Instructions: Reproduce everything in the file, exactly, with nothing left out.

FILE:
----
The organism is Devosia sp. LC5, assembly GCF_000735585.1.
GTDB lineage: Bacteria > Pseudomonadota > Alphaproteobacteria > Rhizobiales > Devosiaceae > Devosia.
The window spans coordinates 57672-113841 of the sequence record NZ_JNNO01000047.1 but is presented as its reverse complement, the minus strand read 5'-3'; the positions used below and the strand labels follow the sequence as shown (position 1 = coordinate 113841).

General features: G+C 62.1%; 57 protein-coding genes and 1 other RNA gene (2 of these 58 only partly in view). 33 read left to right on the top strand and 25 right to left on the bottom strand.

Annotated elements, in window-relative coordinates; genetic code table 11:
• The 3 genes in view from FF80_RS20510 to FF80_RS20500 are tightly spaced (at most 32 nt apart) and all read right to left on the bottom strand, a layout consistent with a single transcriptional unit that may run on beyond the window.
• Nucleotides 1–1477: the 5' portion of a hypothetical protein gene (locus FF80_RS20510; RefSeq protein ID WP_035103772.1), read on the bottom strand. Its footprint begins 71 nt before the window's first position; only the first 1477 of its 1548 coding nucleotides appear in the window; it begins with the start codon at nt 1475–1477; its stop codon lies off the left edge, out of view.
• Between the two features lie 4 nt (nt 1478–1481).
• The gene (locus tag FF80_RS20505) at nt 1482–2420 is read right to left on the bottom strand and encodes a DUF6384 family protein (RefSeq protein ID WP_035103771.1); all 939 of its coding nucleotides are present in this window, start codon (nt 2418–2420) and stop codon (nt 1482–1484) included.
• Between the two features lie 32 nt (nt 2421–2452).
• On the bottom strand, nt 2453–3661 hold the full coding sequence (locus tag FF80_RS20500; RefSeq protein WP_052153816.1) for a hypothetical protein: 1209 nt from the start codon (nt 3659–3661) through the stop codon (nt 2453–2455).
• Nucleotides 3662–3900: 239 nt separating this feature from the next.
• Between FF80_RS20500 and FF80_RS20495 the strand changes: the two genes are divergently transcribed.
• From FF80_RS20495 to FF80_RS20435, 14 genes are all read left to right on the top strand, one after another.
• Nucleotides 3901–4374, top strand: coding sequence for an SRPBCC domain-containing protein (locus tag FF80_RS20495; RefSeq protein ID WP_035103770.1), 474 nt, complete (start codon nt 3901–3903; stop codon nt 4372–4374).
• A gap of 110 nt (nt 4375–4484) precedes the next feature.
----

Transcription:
The organism is Devosia sp. LC5, assembly GCF_000735585.1.
GTDB lineage: Bacteria > Pseudomonadota > Alphaproteobacteria > Rhizobiales > Devosiaceae > Devosia.
The window spans coordinates 57672-113841 of the sequence record NZ_JNNO01000047.1 but is presented as its reverse complement, the minus strand read 5'-3'; the positions used below and the strand labels follow the sequence as shown (position 1 = coordinate 113841).

General features: G+C 62.1%; 57 protein-coding genes and 1 other RNA gene (2 of these 58 only partly in view). 33 read left to right on the top strand and 25 right to left on the bottom strand.

Annotated elements, in window-relative coordinates; genetic code table 11:
• The 3 genes in view from FF80_RS20510 to FF80_RS20500 are tightly spaced (at most 32 nt apart) and all read right to left on the bottom strand, a layout consistent with a single transcriptional unit that may run on beyond the window.
• Nucleotides 1–1477: the 5' portion of a hypothetical protein gene (locus FF80_RS20510; RefSeq protein ID WP_035103772.1), read on the bottom strand. Its footprint begins 71 nt before the window's first position; only the first 1477 of its 1548 coding nucleotides appear in the window; it begins with the start codon at nt 1475–1477; its stop codon lies off the left edge, out of view.
• Between the two features lie 4 nt (nt 1478–1481).
• The gene (locus tag FF80_RS20505) at nt 1482–2420 is read right to left on the bottom strand and encodes a DUF6384 family protein (RefSeq protein ID WP_035103771.1); all 939 of its coding nucleotides are present in this window, start codon (nt 2418–2420) and stop codon (nt 1482–1484) included.
• Between the two features lie 32 nt (nt 2421–2452).
• On the bottom strand, nt 2453–3661 hold the full coding sequence (locus tag FF80_RS20500; RefSeq protein WP_052153816.1) for a hypothetical protein: 1209 nt from the start codon (nt 3659–3661) through the stop codon (nt 2453–2455).
• Nucleotides 3662–3900: 239 nt separating this feature from the next.
• Between FF80_RS20500 and FF80_RS20495 the strand changes: the two genes are divergently transcribed.
• From FF80_RS20495 to FF80_RS20435, 14 genes are all read left to right on the top strand, one after another.
• Nucleotides 3901–4374, top strand: coding sequence for an SRPBCC domain-containing protein (locus tag FF80_RS20495; RefSeq protein ID WP_035103770.1), 474 nt, complete (start codon nt 3901–3903; stop codon nt 4372–4374).
• A gap of 110 nt (nt 4375–4484) precedes the next feature.